Monday, May 21, 2018

Want to be in on the Cover Reveal for My New Book?

The cover for my next book, Dancing and Doughnuts, is allllllllmost ready for the big reveal.  Like I did for Cloaked, I want to have some of you help me share it with the world by doing a cover reveal on Tuesday, May 29. 

In case you haven't heard me talking about this book already, Dancing and Doughnuts is my next Once Upon a Western story.  It's a retelling of "The Twelve Dancing Princesses" set in post-Civil War Kansas, and I'll be sharing more about it during the cover reveal :-)

If you would like to join me in showing off the cover on your blogs or in social media this coming Tuesday, May 29, please email me at rachelkovaciny at gmail dot com with "Dancing and Doughnuts cover reveal" in the subject line.  All participants will receive my gratitude, fake internet points, and an imaginary hug :-)  And get to see what the cover looks like before anyone else!

I will send participants the cover image no later than Friday, May 25, to give you a couple days to set up your posts.

If you want to know more about my books, please check out my website, -- you can even download a free story there, my winter western called "No Match for a Good Story" that blend elements of the Sheherezade story from The Arabian Nights with characters from my Sleeping Beauty retelling, "The Man on the Buckskin Horse."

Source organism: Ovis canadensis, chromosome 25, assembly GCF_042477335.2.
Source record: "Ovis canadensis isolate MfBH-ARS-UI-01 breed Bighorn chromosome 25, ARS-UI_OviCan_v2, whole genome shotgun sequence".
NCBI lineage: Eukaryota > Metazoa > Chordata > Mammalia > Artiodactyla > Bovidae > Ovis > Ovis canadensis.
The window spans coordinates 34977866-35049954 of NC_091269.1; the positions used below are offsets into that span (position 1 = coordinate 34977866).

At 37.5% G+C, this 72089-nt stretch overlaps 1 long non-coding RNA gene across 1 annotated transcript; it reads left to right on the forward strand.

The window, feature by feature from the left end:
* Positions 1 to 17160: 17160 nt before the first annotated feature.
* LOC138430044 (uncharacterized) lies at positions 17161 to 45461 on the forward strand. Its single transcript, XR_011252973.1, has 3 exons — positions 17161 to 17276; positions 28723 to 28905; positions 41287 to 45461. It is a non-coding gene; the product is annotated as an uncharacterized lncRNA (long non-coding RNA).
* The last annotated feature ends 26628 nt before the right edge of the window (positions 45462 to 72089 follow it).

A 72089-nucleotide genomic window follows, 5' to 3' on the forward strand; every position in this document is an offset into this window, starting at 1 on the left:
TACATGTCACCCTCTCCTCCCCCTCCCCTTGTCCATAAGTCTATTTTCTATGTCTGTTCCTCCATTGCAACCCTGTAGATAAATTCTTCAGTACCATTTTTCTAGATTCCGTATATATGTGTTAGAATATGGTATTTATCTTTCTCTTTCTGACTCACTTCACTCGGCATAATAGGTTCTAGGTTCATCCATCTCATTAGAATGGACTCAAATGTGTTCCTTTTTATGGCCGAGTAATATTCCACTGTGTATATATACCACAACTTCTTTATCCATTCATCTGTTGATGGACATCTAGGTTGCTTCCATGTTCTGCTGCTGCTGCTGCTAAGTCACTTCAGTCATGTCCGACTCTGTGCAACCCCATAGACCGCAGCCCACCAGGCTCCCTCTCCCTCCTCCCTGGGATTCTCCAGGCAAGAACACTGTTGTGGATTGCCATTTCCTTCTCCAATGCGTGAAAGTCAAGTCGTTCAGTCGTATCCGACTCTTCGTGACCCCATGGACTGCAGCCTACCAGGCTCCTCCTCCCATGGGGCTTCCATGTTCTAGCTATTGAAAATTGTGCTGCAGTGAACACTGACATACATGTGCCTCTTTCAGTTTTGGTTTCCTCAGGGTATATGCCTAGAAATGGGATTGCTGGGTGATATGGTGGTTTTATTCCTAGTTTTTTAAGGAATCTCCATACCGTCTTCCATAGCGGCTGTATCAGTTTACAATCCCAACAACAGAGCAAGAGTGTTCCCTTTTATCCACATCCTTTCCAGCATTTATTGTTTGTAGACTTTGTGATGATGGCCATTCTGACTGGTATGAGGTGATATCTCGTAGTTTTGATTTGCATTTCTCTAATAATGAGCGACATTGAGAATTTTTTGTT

Monday, May 7, 2018

"The Broken Gun" by Louis L'Amour

Friends are awesome.  Eva S. from Coffee, Classics, and Craziness has a brother who loves Louis L'Amour books.  He knows, from her, that I'm a fan of Alan Ladd (if you understand "fan" to mean "fanatic"), so he told Eva to tell me about this book.  Because L'Amour dedicated it to Alan Ladd and Ladd's best friend William Bendix.  It was published a couple years after they both died, and I really felt while reading that I could see and hear Alan Ladd as the main character.  (Bendix was a little harder to pinpoint, mostly because I haven't studied him like I have Ladd.  He actually would have worked well in multiple roles here.)

I know that when Alan Ladd starred in Guns of the Timberland (1960), which was based on one of L'Amour's books, the two of them became friends.  Ladd owned a ranch, so I assume they found some common ground based on that, if nothing else.  The official Louis L'Amour website has a very nice autographed picture that Ladd gave L'Amour, which you can see here.  On it, he wrote: "To Louis -- Write another one --I am with you -- Alan."  I think that, in a way, L'Amour honored that request by writing this book dedicated to Ladd.